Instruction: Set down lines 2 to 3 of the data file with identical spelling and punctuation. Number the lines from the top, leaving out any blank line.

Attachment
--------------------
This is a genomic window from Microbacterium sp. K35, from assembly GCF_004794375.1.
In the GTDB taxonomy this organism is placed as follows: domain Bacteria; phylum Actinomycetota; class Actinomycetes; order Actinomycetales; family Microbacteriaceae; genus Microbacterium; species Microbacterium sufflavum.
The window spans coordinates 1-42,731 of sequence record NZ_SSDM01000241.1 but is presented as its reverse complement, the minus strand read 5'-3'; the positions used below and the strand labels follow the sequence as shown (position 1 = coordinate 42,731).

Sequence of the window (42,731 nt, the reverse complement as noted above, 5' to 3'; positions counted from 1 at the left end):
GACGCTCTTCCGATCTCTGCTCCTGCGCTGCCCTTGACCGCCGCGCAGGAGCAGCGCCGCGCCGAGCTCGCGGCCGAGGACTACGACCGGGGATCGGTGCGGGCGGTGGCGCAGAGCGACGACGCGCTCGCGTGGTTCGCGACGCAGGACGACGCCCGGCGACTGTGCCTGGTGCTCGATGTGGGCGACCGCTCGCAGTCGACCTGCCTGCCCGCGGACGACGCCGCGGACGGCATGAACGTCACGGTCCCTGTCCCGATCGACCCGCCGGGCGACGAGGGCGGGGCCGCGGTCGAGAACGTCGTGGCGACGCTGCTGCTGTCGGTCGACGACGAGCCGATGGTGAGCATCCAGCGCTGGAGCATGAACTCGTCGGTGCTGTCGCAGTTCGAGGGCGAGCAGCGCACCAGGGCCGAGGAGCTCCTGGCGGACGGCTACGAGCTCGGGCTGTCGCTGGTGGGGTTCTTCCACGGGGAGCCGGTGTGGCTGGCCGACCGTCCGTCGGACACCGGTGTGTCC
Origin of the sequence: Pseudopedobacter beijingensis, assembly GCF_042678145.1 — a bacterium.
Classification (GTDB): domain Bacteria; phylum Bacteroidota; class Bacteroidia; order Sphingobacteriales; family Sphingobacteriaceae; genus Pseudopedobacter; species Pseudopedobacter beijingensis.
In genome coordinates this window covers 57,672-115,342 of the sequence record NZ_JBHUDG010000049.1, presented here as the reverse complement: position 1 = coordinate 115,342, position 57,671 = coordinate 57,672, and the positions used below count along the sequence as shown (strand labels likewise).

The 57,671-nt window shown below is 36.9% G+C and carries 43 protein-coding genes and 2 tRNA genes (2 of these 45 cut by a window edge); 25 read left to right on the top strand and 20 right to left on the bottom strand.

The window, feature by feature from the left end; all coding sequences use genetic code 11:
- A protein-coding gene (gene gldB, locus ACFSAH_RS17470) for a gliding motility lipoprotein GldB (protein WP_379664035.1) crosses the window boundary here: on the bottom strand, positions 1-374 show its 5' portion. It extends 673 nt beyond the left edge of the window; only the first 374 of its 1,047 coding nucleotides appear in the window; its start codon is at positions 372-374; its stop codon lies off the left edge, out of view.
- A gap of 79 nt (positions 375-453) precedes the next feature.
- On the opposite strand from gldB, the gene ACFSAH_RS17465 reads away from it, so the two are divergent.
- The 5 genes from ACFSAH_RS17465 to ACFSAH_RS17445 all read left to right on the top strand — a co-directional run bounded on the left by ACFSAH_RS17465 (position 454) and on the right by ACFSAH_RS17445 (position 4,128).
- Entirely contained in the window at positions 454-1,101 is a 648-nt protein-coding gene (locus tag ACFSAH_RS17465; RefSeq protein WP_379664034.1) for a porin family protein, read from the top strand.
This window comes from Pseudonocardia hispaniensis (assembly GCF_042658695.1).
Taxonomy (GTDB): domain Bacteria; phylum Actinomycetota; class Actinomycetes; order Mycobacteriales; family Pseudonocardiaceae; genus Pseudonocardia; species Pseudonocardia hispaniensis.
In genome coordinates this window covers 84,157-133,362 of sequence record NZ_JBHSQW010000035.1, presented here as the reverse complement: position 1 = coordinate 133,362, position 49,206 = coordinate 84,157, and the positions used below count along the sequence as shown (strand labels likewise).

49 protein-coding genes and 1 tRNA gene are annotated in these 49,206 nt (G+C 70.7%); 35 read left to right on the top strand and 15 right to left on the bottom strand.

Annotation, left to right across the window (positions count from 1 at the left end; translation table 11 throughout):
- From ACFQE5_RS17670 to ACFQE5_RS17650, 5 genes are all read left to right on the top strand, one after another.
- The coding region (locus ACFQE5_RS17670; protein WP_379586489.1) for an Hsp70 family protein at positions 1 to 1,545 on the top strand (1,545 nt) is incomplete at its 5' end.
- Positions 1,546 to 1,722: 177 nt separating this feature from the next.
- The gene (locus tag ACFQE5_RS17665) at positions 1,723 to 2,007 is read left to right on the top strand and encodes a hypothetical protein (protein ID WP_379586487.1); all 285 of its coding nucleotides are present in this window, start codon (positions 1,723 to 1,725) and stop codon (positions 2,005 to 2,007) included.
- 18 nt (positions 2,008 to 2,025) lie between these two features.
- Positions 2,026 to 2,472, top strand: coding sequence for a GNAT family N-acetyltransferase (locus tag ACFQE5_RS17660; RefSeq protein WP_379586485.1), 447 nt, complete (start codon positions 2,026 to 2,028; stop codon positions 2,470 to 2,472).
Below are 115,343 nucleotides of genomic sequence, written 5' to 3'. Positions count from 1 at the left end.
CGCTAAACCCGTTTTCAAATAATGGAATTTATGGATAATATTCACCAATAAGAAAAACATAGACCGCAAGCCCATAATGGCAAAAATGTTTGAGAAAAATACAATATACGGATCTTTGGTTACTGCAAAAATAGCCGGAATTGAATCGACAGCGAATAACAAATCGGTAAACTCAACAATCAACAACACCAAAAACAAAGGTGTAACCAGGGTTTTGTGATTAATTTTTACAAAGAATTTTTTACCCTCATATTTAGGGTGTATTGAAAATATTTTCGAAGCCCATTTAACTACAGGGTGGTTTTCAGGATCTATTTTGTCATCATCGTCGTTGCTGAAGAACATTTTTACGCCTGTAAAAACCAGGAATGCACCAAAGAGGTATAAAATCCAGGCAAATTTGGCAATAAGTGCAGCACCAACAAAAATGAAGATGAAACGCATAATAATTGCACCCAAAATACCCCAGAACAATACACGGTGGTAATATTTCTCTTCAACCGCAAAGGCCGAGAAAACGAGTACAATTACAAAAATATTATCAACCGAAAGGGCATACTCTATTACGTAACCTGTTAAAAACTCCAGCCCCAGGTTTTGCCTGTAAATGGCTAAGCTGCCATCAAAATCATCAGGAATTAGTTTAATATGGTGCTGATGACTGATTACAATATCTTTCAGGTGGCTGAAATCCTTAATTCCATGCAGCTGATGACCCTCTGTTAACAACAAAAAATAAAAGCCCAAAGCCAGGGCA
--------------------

In the GTDB taxonomy this organism is placed as follows: domain Bacteria; phylum Actinomycetota; class Actinomycetes; order Actinomycetales; family Microbacteriaceae; genus Microbacterium; species Microbacterium sufflavum.
The window spans coordinates 1-42,731 of sequence record NZ_SSDM01000241.1 but is presented as its reverse complement, the minus strand read 5'-3'; the positions used below and the strand labels follow the sequence as shown (position 1 = coordinate 42,731).